Other rights are ‘qualified’ (e.g. the right to privacy under Article 8 and freedom of expression under Article 10) which means that a public authority may lawfully restrict these rights where it is necessary and proportionate way of achieving one or more particular aims that include national security, public health, and crime prevention.
Your rights may also create positive obligations for public authorities (e.g. the police have a duty to properly investigate reports of sexual violence).
Further information about your rights under the Human Rights Act is available here.
WHAT KIND OF REMEDY CAN I GET?
Courts must interpret the law – including the laws applied to you by any public authority – in a way that is compatible with your rights.
If a court decides that the law is not compatible with your human rights, then it will have different options open to it, depending on whether the law is found within an Act of Parliament (primary legislation) or made by Government Ministers under powers given to them by Parliament (secondary legislation).
Where a court decides that a piece of secondary legislation is compatible with your human rights, then it can strike this law down (unless an Act of Parliament prevents it from doing so).
Where a court decides that an Act of Parliament is incompatible with your human rights it can only declare that the law is not compatible with your rights. It cannot strike the law down. While this declaration of incompatibility will not affect your individual case, because the incompatible law will remain valid, it provides Parliament with an opportunity to change the law to make it compatible and ensure that similar violations are not repeated.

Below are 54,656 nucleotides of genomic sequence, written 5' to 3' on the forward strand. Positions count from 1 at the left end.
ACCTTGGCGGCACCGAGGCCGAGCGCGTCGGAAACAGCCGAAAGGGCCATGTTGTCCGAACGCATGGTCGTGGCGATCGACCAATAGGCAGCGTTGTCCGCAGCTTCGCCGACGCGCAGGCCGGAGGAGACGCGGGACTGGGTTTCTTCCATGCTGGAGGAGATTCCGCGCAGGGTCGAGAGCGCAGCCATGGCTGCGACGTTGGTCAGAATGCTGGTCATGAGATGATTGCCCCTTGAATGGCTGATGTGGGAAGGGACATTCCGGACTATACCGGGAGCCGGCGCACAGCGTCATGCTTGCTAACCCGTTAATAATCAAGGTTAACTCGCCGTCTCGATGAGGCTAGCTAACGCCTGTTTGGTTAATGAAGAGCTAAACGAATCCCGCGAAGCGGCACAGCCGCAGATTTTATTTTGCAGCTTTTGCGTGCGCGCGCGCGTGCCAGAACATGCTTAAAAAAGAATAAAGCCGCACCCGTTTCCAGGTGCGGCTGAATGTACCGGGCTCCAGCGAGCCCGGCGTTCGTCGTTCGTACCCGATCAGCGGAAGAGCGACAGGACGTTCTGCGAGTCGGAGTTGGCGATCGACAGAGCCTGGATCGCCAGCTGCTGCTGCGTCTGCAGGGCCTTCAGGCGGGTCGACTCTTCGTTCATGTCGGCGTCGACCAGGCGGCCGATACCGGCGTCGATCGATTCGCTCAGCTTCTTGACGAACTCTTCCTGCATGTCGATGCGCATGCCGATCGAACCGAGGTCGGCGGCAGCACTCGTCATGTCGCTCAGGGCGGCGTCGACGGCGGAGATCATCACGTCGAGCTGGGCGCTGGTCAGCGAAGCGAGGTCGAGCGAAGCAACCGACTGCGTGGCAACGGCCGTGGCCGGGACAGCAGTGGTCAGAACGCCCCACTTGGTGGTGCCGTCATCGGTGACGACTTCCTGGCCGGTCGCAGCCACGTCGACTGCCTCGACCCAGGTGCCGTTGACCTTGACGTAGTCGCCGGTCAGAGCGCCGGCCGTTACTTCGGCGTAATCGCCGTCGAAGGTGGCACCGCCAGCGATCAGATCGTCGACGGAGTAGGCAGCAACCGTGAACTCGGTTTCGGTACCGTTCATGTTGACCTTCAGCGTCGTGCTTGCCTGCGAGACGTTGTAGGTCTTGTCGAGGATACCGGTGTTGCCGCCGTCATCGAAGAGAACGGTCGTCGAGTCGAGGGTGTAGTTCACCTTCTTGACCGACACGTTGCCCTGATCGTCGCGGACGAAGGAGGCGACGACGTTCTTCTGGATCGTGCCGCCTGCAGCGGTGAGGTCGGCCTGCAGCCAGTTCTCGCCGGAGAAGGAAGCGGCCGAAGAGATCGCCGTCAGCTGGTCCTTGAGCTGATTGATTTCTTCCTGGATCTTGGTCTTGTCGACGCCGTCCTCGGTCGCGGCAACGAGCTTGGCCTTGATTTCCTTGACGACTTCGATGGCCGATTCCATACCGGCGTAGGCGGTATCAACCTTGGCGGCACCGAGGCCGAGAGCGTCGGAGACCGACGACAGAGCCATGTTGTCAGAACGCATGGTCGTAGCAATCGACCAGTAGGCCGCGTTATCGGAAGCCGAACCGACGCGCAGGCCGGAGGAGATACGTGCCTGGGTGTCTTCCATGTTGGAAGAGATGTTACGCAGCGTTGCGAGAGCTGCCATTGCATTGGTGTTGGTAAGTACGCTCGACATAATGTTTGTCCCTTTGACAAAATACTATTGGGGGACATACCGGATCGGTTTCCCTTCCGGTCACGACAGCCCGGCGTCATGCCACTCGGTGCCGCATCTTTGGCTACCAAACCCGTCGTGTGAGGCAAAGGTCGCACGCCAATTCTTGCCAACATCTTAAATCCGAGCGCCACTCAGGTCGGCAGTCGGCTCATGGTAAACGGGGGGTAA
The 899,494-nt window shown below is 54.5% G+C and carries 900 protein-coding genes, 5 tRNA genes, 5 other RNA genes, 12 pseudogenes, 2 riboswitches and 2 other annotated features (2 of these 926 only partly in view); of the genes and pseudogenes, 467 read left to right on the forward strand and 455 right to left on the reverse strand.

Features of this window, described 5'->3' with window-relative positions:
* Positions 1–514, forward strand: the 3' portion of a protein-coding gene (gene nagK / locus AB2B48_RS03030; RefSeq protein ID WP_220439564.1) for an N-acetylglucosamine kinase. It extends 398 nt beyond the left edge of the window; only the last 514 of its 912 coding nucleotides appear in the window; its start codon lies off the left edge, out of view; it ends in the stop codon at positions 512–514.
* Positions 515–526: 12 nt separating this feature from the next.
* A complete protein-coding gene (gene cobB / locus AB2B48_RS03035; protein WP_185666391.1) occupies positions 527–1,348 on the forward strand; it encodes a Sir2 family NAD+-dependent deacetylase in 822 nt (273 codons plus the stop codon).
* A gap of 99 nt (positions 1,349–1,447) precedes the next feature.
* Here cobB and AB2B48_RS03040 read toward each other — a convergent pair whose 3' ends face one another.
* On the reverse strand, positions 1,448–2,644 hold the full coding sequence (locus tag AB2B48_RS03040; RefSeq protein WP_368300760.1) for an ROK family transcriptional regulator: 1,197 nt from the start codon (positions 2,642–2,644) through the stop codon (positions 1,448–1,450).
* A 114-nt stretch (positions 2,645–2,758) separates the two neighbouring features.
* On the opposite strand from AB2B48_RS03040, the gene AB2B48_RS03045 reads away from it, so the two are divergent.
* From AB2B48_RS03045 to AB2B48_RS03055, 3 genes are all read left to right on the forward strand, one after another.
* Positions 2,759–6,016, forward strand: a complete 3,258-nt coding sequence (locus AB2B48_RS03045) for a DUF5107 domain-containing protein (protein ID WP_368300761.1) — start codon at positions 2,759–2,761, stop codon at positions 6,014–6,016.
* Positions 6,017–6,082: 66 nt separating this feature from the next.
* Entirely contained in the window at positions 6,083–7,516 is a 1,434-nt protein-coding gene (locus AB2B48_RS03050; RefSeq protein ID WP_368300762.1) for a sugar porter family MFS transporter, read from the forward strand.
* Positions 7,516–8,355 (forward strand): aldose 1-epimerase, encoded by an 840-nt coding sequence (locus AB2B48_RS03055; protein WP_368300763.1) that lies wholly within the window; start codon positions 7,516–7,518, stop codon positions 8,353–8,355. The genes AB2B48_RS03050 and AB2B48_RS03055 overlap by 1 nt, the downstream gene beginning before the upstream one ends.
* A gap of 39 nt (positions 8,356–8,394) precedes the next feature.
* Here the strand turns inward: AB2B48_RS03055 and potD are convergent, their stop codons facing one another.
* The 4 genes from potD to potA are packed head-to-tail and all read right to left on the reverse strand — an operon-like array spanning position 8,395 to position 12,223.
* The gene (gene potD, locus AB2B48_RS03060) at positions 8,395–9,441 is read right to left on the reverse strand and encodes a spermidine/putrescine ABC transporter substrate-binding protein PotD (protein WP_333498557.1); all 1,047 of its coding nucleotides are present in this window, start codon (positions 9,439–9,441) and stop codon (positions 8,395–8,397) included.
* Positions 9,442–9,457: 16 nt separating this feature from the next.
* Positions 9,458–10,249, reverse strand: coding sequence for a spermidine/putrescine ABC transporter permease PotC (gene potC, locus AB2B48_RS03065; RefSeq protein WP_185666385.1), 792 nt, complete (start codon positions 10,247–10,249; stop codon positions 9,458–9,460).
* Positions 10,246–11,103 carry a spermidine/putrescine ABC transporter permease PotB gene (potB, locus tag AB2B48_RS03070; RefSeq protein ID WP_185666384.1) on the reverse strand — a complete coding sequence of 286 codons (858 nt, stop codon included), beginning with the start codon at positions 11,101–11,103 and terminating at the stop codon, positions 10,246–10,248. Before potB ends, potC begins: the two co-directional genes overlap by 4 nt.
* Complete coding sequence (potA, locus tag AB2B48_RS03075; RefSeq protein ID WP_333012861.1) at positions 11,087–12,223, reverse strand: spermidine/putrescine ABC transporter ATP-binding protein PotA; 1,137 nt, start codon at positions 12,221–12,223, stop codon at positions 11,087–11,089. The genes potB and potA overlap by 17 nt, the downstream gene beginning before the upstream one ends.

The Court may decide to award damages (compensation) for any violations of your rights.
For a more detailed explanation of how the Human Rights Act works in practice, see our explainer here.
HOW TO BRING A CLAIM
To bring a judicial review, you need to fill in a judicial review claim form (‘N461’). You then need to file the form (send by post or bring it in person) at the relevant court building.
Because judicial review is a complex type of legal claim and some sections of the form require detailed legal knowledge, we strongly advise that you find a lawyer (see below).
THE HUMAN RIGHTS ACT
To bring a Human Rights Act claim, you need to fill in the standard civil claim form (‘N1’). You then need to file the form at the relevant court building.
At the top of the second page of the form, where it asks “Does, or will, your claim include any issues under the Human Rights Act 1998?”, tick “Yes”.
As with a judicial review, we strongly advise you to find a lawyer (see below) to assist you with your claim.
LEGAL REPRESENTATION & FUNDING
As noted above, if you are considering bringing a judicial review or a claim under the Human Rights Act, we strongly advise you to get a lawyer to represent you.
Legal aid funding is available for judicial review and Human Rights Act claims. Your lawyer will be able to assess your eligibility and otherwise discuss alternative funding options.
Additional sources of free legal advice, as well as further information on how to find a lawyer and fund your case, are available here.
What are my rights on this?
Find out more about your rights and how the Human Rights Act protects them